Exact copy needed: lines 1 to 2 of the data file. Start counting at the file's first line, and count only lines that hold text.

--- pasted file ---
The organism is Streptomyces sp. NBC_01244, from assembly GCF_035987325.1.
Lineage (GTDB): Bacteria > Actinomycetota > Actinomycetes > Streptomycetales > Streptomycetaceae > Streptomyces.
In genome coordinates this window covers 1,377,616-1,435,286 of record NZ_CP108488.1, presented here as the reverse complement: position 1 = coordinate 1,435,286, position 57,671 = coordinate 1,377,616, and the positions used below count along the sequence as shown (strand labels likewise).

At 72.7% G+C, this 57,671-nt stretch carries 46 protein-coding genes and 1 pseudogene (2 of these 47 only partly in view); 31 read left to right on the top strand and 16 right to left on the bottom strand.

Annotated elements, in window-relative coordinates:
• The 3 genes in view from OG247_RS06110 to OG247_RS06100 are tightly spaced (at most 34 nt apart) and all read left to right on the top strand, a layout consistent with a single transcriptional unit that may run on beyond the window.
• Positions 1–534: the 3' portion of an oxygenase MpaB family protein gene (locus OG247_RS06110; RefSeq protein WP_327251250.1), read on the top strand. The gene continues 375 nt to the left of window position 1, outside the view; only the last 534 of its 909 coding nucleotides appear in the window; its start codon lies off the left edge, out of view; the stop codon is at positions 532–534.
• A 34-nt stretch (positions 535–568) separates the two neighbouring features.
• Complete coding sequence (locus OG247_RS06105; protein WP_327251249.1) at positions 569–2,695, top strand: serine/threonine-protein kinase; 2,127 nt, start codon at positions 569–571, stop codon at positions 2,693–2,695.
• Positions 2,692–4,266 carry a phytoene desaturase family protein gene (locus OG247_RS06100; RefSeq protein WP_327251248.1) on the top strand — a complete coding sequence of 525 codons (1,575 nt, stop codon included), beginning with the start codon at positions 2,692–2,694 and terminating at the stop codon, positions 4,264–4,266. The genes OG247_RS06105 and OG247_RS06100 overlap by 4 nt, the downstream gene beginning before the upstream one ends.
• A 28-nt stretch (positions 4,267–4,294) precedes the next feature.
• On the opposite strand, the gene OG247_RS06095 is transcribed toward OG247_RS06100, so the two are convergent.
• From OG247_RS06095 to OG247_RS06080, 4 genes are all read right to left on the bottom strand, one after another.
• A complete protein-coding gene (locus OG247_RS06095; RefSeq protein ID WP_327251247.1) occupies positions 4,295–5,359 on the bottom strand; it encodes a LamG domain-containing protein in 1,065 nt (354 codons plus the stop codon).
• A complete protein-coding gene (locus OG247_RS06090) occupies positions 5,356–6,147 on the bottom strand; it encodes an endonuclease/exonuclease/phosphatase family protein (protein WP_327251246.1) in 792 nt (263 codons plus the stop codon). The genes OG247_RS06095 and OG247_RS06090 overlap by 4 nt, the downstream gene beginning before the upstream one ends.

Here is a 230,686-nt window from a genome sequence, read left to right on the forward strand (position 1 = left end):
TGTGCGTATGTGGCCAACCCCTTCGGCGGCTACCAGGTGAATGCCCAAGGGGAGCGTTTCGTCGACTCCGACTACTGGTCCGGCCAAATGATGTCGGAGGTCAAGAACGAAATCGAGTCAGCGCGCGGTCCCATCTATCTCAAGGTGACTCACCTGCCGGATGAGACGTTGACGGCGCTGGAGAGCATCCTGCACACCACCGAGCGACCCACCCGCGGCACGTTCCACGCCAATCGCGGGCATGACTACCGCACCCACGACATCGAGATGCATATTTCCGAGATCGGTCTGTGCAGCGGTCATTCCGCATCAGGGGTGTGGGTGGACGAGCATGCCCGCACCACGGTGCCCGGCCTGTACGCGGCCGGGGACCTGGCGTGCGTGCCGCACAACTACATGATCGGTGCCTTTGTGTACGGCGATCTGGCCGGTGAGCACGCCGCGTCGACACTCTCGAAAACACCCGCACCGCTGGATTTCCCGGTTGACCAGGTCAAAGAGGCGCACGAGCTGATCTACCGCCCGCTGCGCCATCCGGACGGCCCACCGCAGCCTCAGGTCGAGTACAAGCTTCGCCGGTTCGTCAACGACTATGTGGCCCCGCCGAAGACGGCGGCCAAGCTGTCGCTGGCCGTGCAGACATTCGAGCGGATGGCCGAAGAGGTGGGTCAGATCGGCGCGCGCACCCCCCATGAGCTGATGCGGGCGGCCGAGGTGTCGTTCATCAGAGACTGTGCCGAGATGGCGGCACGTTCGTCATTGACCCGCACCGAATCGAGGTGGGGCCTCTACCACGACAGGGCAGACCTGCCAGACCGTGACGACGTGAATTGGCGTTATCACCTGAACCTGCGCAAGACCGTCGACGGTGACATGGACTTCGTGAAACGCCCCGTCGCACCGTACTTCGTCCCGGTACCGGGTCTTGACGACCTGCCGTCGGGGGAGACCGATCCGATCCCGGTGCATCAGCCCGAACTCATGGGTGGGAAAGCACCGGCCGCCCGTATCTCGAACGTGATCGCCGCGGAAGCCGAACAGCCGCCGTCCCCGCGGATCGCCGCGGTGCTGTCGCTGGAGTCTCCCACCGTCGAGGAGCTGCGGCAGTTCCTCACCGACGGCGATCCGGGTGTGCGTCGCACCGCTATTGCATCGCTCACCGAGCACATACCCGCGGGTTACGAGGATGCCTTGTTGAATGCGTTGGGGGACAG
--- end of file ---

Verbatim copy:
The organism is Streptomyces sp. NBC_01244, from assembly GCF_035987325.1.
Lineage (GTDB): Bacteria > Actinomycetota > Actinomycetes > Streptomycetales > Streptomycetaceae > Streptomyces.